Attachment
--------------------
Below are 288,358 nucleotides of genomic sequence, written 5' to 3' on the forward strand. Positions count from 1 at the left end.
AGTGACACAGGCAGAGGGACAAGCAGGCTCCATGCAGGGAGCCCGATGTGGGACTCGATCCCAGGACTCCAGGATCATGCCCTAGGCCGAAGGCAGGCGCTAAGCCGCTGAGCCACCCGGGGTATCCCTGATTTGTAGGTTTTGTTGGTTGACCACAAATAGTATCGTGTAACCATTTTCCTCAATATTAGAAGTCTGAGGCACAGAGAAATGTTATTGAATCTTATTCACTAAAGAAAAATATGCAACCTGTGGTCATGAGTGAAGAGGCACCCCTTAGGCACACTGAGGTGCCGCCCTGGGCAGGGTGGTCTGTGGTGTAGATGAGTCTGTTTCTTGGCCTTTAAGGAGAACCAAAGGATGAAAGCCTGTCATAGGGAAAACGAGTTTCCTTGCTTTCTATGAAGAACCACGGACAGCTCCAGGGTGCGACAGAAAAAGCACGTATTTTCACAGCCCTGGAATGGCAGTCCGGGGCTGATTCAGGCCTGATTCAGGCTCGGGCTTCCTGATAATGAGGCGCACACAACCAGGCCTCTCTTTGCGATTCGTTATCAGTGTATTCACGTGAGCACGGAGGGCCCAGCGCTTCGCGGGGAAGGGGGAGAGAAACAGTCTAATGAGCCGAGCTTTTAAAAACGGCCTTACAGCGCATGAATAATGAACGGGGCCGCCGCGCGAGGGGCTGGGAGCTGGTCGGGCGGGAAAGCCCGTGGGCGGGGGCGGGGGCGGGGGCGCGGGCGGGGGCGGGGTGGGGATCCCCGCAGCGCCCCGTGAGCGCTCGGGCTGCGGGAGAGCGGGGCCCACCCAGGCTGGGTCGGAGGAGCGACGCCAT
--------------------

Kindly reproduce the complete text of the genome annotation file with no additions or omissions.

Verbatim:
Below are 288,358 nucleotides of genomic sequence, written 5' to 3' on the forward strand. Positions count from 1 at the left end.
AGTGACACAGGCAGAGGGACAAGCAGGCTCCATGCAGGGAGCCCGATGTGGGACTCGATCCCAGGACTCCAGGATCATGCCCTAGGCCGAAGGCAGGCGCTAAGCCGCTGAGCCACCCGGGGTATCCCTGATTTGTAGGTTTTGTTGGTTGACCACAAATAGTATCGTGTAACCATTTTCCTCAATATTAGAAGTCTGAGGCACAGAGAAATGTTATTGAATCTTATTCACTAAAGAAAAATATGCAACCTGTGGTCATGAGTGAAGAGGCACCCCTTAGGCACACTGAGGTGCCGCCCTGGGCAGGGTGGTCTGTGGTGTAGATGAGTCTGTTTCTTGGCCTTTAAGGAGAACCAAAGGATGAAAGCCTGTCATAGGGAAAACGAGTTTCCTTGCTTTCTATGAAGAACCACGGACAGCTCCAGGGTGCGACAGAAAAAGCACGTATTTTCACAGCCCTGGAATGGCAGTCCGGGGCTGATTCAGGCCTGATTCAGGCTCGGGCTTCCTGATAATGAGGCGCACACAACCAGGCCTCTCTTTGCGATTCGTTATCAGTGTATTCACGTGAGCACGGAGGGCCCAGCGCTTCGCGGGGAAGGGGGAGAGAAACAGTCTAATGAGCCGAGCTTTTAAAAACGGCCTTACAGCGCATGAATAATGAACGGGGCCGCCGCGCGAGGGGCTGGGAGCTGGTCGGGCGGGAAAGCCCGTGGGCGGGGGCGGGGGCGGGGGCGCGGGCGGGGGCGGGGTGGGGATCCCCGCAGCGCCCCGTGAGCGCTCGGGCTGCGGGAGAGCGGGGCCCACCCAGGCTGGGTCGGAGGAGCGACGCCAT